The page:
Tinashe Nyamudoka left Zimbabwe in 2008 with one change of clothes and zero knowledge of wine. Since then he’s worked at the best restaurant in Africa, represented his homeland in the World Wine Tasting Championships, appeared on the silver screen, and – every sommelier’s dream – created his own range of wines.
The Sommelier Collective caught up with him at the Bibendum tasting in London.
Are you still a sommelier, Tinashe?
I’m no longer on the floor. But I’m helping out my old boss soon. He’s opening a new venue in Johannesburg, and he called me and said ‘I know you’re not doing anything in the evenings…’ He was convincing. I’ll do it for a few months as a favour then stop.
So how long were you a sommelier for?
I did four years at the bottom level, then had seven years at my peak – all in South Africa. I’d love to have been a sommelier in London. The last four years I worked as a somm I was already working on the Kumusha wines.
How did you make the step from ‘wanting’ to make wine to actually making it, when you have no wealthy backer, no vineyards and no winery?
So I’m not a fully fledged winemaker. I work closely with Attie Louw from Opstal to help me create my wines. I make decisions on the wine style, on the vessels to use, length of maturation and making the final blends. I used my networking and close relationships to make the step.
Tell us about the name
Kumusha means ‘origin’ or ‘homeland’. The label shows a picture of me looking out towards the mountainous area of my grandfather’s home. There’s a Protea flower – the flower of South Africa – and a Flame Lily, which is the symbol of Zimbabwe.
Which is the harder part – getting everything in place to be able to make the wine, or selling it?
Getting the wine in bottle is the easy part but selling is a challenge – especially getting distribution.
Did the publicity for Blind Ambition help get you noticed?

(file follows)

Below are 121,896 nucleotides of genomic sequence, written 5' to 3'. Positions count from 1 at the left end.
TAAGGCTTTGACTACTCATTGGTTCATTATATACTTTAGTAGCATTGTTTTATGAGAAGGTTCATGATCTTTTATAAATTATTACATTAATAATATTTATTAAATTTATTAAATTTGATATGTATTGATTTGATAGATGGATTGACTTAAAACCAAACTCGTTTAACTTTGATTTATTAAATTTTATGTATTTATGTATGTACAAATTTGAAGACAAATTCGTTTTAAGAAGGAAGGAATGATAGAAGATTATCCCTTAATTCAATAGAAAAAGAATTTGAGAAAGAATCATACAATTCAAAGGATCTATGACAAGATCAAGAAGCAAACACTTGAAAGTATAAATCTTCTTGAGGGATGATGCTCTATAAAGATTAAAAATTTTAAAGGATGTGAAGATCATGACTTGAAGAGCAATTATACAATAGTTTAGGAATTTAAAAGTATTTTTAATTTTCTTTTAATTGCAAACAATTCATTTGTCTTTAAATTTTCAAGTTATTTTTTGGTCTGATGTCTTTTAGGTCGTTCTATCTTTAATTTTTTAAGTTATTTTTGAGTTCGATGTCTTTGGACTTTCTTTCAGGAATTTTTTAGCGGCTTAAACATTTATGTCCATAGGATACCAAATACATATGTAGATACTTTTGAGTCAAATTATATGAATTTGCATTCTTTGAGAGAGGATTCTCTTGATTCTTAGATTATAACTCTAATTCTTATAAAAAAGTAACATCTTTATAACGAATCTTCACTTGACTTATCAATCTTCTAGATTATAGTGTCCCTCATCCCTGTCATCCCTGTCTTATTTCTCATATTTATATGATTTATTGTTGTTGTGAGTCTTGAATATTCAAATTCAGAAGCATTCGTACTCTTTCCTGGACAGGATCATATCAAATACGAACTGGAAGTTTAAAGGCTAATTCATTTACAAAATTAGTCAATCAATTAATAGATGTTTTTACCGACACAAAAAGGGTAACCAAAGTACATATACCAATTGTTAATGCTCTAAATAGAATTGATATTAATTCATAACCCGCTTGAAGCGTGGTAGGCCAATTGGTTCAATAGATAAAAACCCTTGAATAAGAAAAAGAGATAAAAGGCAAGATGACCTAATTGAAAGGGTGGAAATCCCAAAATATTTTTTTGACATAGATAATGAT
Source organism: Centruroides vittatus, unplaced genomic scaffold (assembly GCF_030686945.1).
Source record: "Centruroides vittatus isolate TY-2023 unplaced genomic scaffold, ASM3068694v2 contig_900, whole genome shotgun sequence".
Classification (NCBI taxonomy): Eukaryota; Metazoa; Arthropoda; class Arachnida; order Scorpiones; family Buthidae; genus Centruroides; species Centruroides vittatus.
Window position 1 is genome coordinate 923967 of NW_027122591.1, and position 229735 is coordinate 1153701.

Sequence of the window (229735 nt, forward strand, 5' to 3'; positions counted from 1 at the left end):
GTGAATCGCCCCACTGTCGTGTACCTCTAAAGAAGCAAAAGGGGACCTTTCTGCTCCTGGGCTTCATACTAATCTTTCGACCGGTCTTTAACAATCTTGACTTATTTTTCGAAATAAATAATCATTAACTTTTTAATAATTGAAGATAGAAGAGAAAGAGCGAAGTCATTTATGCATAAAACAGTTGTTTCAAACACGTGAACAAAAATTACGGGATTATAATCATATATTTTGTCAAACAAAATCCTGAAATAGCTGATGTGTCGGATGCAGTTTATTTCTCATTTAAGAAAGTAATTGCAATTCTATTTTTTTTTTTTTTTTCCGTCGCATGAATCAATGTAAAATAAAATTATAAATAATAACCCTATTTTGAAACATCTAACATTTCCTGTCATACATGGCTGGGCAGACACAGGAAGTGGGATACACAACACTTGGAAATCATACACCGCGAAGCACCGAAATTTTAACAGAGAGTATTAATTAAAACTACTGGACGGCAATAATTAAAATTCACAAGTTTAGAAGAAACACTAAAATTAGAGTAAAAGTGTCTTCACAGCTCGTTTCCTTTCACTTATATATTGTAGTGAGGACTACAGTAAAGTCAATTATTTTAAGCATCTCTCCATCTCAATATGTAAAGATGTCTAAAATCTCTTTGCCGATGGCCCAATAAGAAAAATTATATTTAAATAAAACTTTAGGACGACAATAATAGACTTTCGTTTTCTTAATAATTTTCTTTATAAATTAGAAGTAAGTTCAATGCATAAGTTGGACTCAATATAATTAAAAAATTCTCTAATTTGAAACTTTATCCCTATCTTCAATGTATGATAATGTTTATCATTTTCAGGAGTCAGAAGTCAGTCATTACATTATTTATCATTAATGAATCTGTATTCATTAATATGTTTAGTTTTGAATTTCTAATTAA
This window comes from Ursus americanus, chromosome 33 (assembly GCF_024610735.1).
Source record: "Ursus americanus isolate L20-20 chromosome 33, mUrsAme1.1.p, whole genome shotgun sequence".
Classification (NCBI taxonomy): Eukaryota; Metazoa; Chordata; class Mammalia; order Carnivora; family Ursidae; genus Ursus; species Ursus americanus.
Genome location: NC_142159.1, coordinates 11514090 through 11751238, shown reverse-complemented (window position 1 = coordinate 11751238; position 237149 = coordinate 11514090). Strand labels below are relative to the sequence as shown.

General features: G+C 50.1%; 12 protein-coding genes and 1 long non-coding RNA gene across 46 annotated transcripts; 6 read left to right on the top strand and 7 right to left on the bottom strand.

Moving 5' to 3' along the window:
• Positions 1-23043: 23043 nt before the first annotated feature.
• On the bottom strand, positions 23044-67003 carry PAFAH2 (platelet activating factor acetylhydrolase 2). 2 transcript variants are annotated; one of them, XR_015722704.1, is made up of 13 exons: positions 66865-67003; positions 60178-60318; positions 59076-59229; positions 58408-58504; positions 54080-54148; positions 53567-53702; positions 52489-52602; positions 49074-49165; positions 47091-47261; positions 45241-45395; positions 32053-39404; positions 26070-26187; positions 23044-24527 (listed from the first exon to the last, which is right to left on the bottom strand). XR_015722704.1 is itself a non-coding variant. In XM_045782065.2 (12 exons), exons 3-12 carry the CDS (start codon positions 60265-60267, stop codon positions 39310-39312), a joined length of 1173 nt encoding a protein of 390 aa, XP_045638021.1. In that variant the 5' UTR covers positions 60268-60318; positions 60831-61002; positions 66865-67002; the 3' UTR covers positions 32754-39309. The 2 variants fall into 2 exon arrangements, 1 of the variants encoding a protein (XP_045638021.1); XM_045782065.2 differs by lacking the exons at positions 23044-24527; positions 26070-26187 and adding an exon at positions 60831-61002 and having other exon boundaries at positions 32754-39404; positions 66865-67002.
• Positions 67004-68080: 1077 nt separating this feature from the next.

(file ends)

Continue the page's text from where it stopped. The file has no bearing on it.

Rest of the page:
Not really. The movie hasn’t made much impact yet. I’m big on social networks and that’s how I have grown my brand and the wines.
How has your somm background influenced the style of the wines you make?
My range includes top tier wines that are made with food in mind. I use my experience of food & wine pairing. Mid-tier style wines is more experimental: unusual blends and region specific. The lifestyle range is for everyday drinking. Nice quality wines that don’t dent the pocket. I was getting tired of big old wines. I wanted something that you could have a second bottle of without knowing it.
You’ve made the point before that in such a white industry you feel very much like an outsider. Is that changing do you think?
It’s slowly changing as the industry opens up. My mission is to use Kumusha Wines to open up more opportunities.
Which was the hardest thing you’ve ever done: leaving Zim in the first place, competing in the Wine Blind Tasting Championships or launching your own label?
Leaving home was the hardest. It was the first time l ever left the country – venturing into the unknown.
Do you see yourself now as a sommelier or a winemaker?
I see myself as both – and more!